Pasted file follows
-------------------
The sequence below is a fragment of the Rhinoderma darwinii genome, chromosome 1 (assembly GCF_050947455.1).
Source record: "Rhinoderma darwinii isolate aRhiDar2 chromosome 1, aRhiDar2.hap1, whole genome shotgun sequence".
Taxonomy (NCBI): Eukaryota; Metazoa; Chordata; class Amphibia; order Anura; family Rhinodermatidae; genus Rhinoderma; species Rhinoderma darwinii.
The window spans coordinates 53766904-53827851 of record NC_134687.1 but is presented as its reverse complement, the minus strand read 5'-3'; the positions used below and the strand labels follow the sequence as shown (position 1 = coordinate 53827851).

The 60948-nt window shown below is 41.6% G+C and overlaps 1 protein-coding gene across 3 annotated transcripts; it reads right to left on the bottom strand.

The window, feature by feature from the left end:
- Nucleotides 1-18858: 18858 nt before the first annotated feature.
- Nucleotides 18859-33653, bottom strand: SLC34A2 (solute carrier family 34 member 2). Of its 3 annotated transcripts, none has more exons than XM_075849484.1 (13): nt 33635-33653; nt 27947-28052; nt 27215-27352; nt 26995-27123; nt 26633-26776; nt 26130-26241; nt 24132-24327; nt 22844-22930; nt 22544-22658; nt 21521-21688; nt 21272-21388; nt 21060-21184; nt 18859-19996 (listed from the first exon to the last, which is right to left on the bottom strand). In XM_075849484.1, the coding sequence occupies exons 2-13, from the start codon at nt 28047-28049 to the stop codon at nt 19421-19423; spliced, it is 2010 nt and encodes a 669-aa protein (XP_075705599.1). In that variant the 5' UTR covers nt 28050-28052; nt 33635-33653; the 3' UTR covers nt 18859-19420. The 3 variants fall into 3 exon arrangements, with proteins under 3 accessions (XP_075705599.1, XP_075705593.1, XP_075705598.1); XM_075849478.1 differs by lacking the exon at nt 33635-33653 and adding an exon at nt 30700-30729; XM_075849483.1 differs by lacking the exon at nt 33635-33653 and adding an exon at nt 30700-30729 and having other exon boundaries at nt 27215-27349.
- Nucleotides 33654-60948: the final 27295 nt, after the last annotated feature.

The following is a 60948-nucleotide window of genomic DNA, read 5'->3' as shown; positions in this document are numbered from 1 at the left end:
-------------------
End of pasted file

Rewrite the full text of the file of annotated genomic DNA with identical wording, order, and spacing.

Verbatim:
The sequence below is a fragment of the Rhinoderma darwinii genome, chromosome 1 (assembly GCF_050947455.1).
Source record: "Rhinoderma darwinii isolate aRhiDar2 chromosome 1, aRhiDar2.hap1, whole genome shotgun sequence".
Taxonomy (NCBI): Eukaryota; Metazoa; Chordata; class Amphibia; order Anura; family Rhinodermatidae; genus Rhinoderma; species Rhinoderma darwinii.
The window spans coordinates 53766904-53827851 of record NC_134687.1 but is presented as its reverse complement, the minus strand read 5'-3'; the positions used below and the strand labels follow the sequence as shown (position 1 = coordinate 53827851).

The 60948-nt window shown below is 41.6% G+C and overlaps 1 protein-coding gene across 3 annotated transcripts; it reads right to left on the bottom strand.

The window, feature by feature from the left end:
- Nucleotides 1-18858: 18858 nt before the first annotated feature.
- Nucleotides 18859-33653, bottom strand: SLC34A2 (solute carrier family 34 member 2). Of its 3 annotated transcripts, none has more exons than XM_075849484.1 (13): nt 33635-33653; nt 27947-28052; nt 27215-27352; nt 26995-27123; nt 26633-26776; nt 26130-26241; nt 24132-24327; nt 22844-22930; nt 22544-22658; nt 21521-21688; nt 21272-21388; nt 21060-21184; nt 18859-19996 (listed from the first exon to the last, which is right to left on the bottom strand). In XM_075849484.1, the coding sequence occupies exons 2-13, from the start codon at nt 28047-28049 to the stop codon at nt 19421-19423; spliced, it is 2010 nt and encodes a 669-aa protein (XP_075705599.1). In that variant the 5' UTR covers nt 28050-28052; nt 33635-33653; the 3' UTR covers nt 18859-19420. The 3 variants fall into 3 exon arrangements, with proteins under 3 accessions (XP_075705599.1, XP_075705593.1, XP_075705598.1); XM_075849478.1 differs by lacking the exon at nt 33635-33653 and adding an exon at nt 30700-30729; XM_075849483.1 differs by lacking the exon at nt 33635-33653 and adding an exon at nt 30700-30729 and having other exon boundaries at nt 27215-27349.
- Nucleotides 33654-60948: the final 27295 nt, after the last annotated feature.

The following is a 60948-nucleotide window of genomic DNA, read 5'->3' as shown; positions in this document are numbered from 1 at the left end: